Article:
The most dangerous class of small dealers are the ones who sell just silencers. They will sell you a silencer, fully intending for you to install it on an airgun, which 99.99 percent of people do, I’m sure. But it’s that 0.01 percent of the population who cannot do the right thing to save their lives that get the rest of us into trouble. Because, when they mount an “airgun” silencer on the front of their Ruger 10/22 and reduce the sound of the shot by even a little, they are clearly breaking the law. It doesn’t matter that the silencer only works for one shot before breaking apart — that one shot is a clear violation of the federal law that says all firearm silencers have to be registered and must have serial numbers.

Mistakes can be made
Earlier, I said anyone can make a mistake and let something slip past them. Allow me to illustrate. I once traded a firearm rifle to a gun store for an Apache carbine. The Apache was a .45 ACP semiautomatic that used M3 grease gun magazines and fired from a open bolt. Right after we did the deal the BATF (they had one less letter in those days) ruled that the Apache was a submachine gun because they felt it was too easy to convert to full auto. So, the gun dealer contacted me (that’s why they keep records of every sale) to get the Apache back. We undid the deal, so to speak. And the gun dealer lost the Apache that was seized by the feds.

For a short time, I possessed an illegal submachine gun in the eyes of the feds; but because I did not do so intentionally, there was no problem. That is what I meant when I said mistakes can be made.

Intent is usually the key
Before I say what I am about to say next, you need to know that I am not a lawyer, and my opinion does not constitute a legal opinion. It’s just the opinion of a writer who has no legal training.

Intent is what often drives federal agencies to prosecute. Here’s what I mean. If you’re one of 27,000 people who own a Benjamin Marauder and have used it as designed, and then sometime in the future the BATF&E decides that the Benjamin Marauder should not be sold without a valid Form 4 (a silencer license), they are not likely to hunt you down and prosecute you. Even if you bought one used from a private party, the same logic prevails. As long as you follow the new interpretation of the law when it is made public you should be in the clear.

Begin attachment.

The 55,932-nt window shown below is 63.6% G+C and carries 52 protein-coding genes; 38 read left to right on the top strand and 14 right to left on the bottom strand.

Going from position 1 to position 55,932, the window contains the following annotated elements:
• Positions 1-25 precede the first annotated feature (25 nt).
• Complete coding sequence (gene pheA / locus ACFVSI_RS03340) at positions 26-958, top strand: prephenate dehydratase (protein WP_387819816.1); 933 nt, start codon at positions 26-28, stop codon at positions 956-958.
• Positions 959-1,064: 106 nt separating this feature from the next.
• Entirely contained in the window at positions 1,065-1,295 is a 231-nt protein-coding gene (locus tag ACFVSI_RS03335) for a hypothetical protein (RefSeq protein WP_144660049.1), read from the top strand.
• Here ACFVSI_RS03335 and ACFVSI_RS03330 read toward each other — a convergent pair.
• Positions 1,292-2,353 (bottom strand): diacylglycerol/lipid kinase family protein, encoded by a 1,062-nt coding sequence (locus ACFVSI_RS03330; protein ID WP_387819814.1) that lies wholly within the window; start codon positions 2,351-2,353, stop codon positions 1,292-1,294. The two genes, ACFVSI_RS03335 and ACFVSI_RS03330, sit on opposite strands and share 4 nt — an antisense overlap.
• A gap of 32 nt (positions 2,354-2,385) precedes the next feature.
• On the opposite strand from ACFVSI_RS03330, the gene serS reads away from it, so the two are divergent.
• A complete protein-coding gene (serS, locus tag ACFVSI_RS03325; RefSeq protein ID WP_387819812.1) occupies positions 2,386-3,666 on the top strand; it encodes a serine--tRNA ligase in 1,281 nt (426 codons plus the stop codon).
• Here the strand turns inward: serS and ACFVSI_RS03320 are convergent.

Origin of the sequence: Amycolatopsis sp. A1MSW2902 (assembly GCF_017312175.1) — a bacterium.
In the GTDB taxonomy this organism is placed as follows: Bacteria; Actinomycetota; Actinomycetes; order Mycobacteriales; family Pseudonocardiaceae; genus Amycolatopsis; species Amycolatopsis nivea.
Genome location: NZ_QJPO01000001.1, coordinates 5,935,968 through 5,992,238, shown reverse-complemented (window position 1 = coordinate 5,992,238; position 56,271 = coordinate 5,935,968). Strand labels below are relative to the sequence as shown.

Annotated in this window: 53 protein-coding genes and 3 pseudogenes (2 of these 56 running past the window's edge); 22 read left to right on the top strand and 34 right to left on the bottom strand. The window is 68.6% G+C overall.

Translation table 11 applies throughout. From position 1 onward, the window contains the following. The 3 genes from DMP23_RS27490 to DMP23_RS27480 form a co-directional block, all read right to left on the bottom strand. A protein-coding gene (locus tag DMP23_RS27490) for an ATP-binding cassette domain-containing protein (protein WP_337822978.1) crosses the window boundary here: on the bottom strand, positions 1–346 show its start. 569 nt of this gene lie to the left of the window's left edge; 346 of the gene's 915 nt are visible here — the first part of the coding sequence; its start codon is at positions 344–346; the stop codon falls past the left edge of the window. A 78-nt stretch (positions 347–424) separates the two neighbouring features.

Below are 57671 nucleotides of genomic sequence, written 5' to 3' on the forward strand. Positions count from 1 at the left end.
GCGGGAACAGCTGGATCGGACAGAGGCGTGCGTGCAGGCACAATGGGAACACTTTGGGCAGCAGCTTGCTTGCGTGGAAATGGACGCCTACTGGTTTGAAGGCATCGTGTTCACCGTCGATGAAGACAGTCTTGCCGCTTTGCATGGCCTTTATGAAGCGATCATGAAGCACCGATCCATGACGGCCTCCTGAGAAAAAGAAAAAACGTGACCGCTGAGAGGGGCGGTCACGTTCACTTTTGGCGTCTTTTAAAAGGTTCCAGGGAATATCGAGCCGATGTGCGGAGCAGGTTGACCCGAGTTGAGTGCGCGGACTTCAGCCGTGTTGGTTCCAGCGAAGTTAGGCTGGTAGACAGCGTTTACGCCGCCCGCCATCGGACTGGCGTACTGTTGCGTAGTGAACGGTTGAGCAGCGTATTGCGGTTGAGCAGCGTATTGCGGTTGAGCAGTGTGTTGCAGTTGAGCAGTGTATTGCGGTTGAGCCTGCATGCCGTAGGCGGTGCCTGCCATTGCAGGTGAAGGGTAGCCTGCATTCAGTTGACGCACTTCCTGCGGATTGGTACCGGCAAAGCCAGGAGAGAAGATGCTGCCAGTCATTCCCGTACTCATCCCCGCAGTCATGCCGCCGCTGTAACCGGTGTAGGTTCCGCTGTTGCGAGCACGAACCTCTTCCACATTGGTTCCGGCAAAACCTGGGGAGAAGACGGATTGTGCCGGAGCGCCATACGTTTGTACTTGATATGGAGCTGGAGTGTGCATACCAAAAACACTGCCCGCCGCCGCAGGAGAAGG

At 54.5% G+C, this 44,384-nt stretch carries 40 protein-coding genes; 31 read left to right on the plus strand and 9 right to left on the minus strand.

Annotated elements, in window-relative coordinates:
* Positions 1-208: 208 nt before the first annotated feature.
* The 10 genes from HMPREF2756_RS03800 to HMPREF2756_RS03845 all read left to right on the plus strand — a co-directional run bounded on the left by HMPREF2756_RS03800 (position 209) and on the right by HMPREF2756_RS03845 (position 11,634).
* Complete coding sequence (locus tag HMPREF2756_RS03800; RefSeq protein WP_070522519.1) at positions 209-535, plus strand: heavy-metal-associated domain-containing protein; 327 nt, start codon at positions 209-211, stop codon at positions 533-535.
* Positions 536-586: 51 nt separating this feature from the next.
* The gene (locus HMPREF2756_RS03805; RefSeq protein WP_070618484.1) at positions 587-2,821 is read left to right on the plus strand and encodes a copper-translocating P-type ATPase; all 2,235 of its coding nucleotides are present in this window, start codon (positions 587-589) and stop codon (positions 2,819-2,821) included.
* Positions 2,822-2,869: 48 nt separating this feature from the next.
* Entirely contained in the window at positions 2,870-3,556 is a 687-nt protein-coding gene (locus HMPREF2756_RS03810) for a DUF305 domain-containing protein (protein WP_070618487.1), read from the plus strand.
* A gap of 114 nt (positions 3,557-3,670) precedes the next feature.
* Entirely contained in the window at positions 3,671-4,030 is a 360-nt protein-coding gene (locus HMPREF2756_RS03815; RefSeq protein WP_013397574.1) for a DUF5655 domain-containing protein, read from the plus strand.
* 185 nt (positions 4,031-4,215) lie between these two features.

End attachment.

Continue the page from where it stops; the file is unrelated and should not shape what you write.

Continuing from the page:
On the other hand, if you purchase and use a “BangAway” sound modifier that screws or clamps onto the barrels of numerous airguns, and you get it from The Zombie Reserve — Your underground supplier for the Apocalypse — I think you are not on such firm ground. Tomorrow, The Zombie Reserve may be out of business; but if you still have their silencer, you may be in trouble.

Your safety net
The Bureau of Alcohol, Tobacco, Firearms and Explosives (BATF&E — the federal bureau that regulates silencers) is as aware of the current airgun situation and silencers as the most astute airgunner, and way ahead of the rest of us. They do this for a living, and have a vested interest in what’s going on. So, it comes as no surprise to them that the Benjamin Marauder has baffles inside the barrel shroud, and that those baffles make the gun quieter. They also know that the TX200 Mark III has had baffles inside its shroud for over a decade. They are comfortable with that, as you should be. That’s why I said earlier that people buying airguns from Pyramyd Air should not worry about running afoul of the law. Pyramyd Air only sells those guns they know are accepted by the BATF&E, and if that should ever change, Pyramyd Air would be at the forefront of notifying people of the change.

But if you buy from The Zombie Reserve website — you are what the aviation industry calls a test pilot. Or, in legal terms, a test case. As long as nobody ever arrests you, things are fine. When you’re arrested, though, you have a weak defense.

Buzzwords that confuse